What if evolution works 15,000 times faster than we imagined?

It was only eighteen months ago that I wrote a post titled “The implication of evolution after the dawn of agriculture.” At the time, I was startled by the idea that there may have been evolutionary change within the human population in the last four centuries. Also at the time I was highly impressed by Evolutionary Psychology evolutionary functional analysis, and the concept of the Era of Evolutionary Adaption.

bionotes5_md
Not this quick. But quicker

Since that time I have learned more about how biology informs the social sciences. It appears that evolution is faster than I thought, and Evolutionary Psychology is weaker than I assumed.


Go fast

Up until recently, the theoretical maximum speed for one gene to replace all other variations was one every 300 generations. It now appears the rate among humans is 2 every year. If this result holds up, this has important implications.

Two dynamics appear to be driving the acceleration of natural selection among humans: larger population size (more mutations are given a chance to rise up) and the even quicker evolution of culture (preventing the establishment of an equilibrium optimal genetic state).

Evolutionary Psychology is wrong because there is no species-wide “Era of Evolutionary Adaption.” Indeed, one wonders if the term “Era of Evolutionary Adaption” even makes sense. If it does, are EEAs of populations that had possessed agriculture for a very long time (say, the peoples of the fertile crescent, and Chinese and Indians of the great river valleys) far more agrarian than the EEAs of traditionally hunter-gatherer societies?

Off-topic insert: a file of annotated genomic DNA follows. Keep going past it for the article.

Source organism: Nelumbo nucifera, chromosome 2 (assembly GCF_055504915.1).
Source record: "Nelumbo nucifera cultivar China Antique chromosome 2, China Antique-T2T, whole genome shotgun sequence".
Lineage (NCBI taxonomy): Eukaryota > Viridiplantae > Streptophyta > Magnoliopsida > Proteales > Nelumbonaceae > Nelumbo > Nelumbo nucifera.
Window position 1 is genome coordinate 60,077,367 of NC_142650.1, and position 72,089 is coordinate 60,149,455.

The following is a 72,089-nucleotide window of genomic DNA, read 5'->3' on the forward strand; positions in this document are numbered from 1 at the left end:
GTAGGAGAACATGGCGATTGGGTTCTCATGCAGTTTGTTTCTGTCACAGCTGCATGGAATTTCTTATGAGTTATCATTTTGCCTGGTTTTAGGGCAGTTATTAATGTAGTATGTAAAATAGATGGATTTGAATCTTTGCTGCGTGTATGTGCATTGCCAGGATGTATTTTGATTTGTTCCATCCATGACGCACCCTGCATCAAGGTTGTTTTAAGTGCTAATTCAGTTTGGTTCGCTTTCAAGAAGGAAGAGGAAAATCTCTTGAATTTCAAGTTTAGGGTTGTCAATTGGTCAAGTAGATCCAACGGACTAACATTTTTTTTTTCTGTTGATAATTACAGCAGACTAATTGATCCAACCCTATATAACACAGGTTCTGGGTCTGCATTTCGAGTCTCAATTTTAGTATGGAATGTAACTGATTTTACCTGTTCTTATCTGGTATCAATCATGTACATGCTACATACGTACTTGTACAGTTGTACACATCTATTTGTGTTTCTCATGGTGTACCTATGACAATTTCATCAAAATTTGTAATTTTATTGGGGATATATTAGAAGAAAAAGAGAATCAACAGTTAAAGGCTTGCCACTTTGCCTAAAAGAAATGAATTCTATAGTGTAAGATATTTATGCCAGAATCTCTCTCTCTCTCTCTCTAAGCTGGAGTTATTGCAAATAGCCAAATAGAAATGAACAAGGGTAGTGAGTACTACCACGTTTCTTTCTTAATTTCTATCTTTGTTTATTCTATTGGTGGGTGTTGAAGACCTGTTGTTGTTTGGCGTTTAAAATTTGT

Further, as both cultural complexity and breeding population (both in numbers in and genetic diversity) vary historically, might one say that the Era of Evolutionary Adaption of Australian Aborigines is tens of thousands of years deeper in time than that of Indus River Valley dwellers?

Both the population of man and the culture of man have been growing at faster and faster rates. The implication of this is clear.

The 19th century saw more natural selection in our species than any other century, ever.
The 20th century saw more natural selection in our species than any other century, ever.
The 21st century will see more natural selection in oru species than any other century, ever.

And that’s not counting genetic engineering.

(Thanks to Sean, DMH, Fulwider, Doug, and others for not letting me get past this discovery without thinking it through.)